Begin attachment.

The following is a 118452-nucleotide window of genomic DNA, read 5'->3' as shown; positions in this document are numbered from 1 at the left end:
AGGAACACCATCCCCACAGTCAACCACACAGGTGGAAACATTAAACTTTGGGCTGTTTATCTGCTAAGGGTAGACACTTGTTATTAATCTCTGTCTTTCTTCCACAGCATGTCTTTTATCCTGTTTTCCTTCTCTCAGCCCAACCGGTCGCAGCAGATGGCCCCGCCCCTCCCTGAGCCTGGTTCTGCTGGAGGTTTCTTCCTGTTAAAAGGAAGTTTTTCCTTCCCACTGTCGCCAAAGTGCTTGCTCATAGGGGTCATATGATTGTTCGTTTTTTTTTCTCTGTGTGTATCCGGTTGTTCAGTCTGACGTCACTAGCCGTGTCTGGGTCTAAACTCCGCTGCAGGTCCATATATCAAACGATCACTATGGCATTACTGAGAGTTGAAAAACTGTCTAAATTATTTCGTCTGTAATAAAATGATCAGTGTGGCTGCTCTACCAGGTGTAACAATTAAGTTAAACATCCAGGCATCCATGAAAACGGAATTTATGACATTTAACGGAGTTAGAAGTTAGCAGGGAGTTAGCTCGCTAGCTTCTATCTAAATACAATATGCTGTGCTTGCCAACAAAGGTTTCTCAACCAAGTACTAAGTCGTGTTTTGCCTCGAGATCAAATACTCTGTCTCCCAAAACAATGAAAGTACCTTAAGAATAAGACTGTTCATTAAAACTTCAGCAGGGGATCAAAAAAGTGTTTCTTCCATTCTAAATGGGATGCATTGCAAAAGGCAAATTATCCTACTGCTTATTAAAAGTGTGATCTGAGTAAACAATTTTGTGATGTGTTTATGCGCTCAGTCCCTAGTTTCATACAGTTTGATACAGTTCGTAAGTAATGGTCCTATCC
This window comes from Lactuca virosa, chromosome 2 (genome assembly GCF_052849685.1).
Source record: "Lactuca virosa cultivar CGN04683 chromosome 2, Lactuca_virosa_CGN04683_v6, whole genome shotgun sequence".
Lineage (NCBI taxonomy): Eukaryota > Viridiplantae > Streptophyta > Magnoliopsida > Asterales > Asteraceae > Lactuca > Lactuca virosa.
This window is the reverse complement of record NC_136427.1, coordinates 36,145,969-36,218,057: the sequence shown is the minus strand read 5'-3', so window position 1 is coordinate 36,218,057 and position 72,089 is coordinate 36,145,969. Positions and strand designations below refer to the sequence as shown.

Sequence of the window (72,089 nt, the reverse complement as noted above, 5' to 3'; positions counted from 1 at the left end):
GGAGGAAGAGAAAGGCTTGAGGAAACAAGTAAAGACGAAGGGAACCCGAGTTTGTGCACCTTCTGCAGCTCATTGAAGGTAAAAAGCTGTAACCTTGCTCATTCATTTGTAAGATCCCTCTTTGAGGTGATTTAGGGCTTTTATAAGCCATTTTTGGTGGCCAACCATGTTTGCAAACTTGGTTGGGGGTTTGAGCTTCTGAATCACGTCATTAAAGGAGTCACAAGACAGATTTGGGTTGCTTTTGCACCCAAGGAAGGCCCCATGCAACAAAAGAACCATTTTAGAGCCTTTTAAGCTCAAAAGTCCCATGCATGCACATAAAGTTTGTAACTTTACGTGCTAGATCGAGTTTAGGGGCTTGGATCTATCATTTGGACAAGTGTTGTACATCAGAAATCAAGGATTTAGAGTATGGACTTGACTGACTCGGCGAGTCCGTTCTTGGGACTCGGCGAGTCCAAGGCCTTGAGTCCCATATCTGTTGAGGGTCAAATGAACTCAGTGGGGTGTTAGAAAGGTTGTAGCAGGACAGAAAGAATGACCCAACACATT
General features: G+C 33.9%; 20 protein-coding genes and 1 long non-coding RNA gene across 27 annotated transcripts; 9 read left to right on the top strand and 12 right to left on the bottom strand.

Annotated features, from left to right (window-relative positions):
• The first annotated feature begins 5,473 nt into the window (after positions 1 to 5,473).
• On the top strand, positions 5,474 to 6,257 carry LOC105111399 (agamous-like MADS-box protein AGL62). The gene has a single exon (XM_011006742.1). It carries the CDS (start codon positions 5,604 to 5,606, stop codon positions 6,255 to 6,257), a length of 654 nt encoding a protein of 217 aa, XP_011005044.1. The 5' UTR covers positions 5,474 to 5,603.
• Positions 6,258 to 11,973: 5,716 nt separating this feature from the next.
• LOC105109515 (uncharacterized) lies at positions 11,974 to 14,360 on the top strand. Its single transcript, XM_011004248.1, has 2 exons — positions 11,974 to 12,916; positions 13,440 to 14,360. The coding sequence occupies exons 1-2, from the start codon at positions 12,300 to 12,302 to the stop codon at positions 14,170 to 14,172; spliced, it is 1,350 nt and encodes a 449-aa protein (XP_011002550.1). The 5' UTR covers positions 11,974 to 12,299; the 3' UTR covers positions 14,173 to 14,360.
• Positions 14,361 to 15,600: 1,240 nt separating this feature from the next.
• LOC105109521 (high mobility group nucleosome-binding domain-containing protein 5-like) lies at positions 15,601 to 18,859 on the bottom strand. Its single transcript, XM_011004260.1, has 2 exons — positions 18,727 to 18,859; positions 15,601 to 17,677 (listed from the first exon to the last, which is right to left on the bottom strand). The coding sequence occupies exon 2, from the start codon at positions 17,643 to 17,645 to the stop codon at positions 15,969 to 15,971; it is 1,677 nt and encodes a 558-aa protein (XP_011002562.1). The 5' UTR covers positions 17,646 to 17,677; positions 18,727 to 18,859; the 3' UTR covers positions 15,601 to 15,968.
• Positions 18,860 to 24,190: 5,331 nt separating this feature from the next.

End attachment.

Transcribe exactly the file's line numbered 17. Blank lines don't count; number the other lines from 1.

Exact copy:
• Positions 18,860 to 24,190: 5,331 nt separating this feature from the next.